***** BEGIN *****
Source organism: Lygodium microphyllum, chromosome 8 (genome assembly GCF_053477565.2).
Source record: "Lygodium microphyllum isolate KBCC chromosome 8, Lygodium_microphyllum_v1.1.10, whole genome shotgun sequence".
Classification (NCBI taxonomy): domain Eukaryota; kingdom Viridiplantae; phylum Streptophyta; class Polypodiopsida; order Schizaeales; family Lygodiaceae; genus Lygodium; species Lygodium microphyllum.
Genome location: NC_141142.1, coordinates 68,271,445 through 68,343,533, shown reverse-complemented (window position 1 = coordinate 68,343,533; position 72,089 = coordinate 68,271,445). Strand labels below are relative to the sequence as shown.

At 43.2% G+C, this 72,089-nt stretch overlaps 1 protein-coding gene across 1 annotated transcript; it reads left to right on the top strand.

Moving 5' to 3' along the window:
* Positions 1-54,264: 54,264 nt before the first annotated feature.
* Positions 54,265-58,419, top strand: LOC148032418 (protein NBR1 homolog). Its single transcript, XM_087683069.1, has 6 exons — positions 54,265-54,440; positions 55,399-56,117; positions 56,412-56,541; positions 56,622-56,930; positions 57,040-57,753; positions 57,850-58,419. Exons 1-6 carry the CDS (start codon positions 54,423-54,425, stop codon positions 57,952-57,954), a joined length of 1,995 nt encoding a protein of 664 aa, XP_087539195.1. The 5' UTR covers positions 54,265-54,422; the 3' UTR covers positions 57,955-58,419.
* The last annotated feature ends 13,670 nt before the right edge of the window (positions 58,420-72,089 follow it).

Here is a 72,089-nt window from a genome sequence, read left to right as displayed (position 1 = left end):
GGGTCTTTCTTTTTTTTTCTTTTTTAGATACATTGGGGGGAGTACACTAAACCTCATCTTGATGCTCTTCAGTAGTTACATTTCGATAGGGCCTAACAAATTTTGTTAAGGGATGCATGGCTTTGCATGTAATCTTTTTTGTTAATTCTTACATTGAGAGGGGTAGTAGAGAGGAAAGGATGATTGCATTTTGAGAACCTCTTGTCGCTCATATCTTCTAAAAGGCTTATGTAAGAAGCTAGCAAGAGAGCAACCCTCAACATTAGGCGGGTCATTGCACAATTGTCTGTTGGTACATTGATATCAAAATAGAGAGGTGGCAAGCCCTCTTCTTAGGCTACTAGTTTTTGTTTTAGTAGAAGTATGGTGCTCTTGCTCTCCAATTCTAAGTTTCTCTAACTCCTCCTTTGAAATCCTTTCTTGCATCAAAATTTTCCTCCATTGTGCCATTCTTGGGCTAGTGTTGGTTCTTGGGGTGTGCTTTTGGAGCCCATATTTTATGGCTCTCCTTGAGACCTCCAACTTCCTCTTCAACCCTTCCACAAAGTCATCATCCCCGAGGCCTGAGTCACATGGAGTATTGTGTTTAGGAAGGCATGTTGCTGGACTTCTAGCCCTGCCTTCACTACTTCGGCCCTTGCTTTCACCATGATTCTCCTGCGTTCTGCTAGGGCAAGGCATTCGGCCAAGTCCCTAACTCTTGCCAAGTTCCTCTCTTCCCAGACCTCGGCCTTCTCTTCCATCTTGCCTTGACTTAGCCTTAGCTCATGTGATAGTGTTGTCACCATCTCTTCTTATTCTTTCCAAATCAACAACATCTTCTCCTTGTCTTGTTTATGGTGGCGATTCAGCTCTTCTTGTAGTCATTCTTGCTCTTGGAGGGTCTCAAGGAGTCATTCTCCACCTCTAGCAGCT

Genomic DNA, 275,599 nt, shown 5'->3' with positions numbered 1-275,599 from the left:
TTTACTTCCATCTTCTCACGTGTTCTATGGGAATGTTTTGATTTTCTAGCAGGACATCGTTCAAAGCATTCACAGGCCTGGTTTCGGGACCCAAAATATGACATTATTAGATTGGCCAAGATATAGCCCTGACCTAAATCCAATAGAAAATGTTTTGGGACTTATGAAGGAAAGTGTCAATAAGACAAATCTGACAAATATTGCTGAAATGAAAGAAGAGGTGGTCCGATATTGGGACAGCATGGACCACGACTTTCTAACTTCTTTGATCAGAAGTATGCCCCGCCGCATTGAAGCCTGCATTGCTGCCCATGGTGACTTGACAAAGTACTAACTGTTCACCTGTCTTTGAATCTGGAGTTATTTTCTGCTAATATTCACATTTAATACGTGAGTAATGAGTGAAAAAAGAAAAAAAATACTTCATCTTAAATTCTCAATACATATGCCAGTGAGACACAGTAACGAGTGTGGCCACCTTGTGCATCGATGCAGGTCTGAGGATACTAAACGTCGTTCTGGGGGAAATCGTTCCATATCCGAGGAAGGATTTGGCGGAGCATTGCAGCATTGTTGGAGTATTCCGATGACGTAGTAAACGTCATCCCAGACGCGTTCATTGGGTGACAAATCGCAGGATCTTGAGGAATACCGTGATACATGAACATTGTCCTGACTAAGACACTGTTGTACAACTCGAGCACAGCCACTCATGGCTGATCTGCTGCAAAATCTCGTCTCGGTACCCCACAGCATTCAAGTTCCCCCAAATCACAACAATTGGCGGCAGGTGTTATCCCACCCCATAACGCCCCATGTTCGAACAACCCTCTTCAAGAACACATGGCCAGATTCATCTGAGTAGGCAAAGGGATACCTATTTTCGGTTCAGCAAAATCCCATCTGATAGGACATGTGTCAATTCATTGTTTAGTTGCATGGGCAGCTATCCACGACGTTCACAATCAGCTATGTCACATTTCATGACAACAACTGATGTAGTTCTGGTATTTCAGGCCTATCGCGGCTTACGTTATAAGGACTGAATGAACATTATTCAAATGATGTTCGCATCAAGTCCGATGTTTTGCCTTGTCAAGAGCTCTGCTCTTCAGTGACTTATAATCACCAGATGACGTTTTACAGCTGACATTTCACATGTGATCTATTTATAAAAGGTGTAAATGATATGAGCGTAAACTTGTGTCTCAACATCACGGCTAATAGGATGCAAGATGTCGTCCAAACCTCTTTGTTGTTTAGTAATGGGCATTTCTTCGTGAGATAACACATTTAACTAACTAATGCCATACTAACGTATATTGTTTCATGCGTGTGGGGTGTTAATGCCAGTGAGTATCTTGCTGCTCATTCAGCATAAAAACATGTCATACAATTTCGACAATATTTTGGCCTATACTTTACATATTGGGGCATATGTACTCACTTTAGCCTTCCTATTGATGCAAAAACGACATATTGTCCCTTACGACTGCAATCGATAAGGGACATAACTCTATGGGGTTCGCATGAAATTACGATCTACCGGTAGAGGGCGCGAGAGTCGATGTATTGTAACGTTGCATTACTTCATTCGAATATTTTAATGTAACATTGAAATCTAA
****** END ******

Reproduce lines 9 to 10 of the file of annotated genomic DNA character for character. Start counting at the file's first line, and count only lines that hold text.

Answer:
* The last annotated feature ends 13,670 nt before the right edge of the window (positions 58,420-72,089 follow it).

Here is a 72,089-nt window from a genome sequence, read left to right as displayed (position 1 = left end):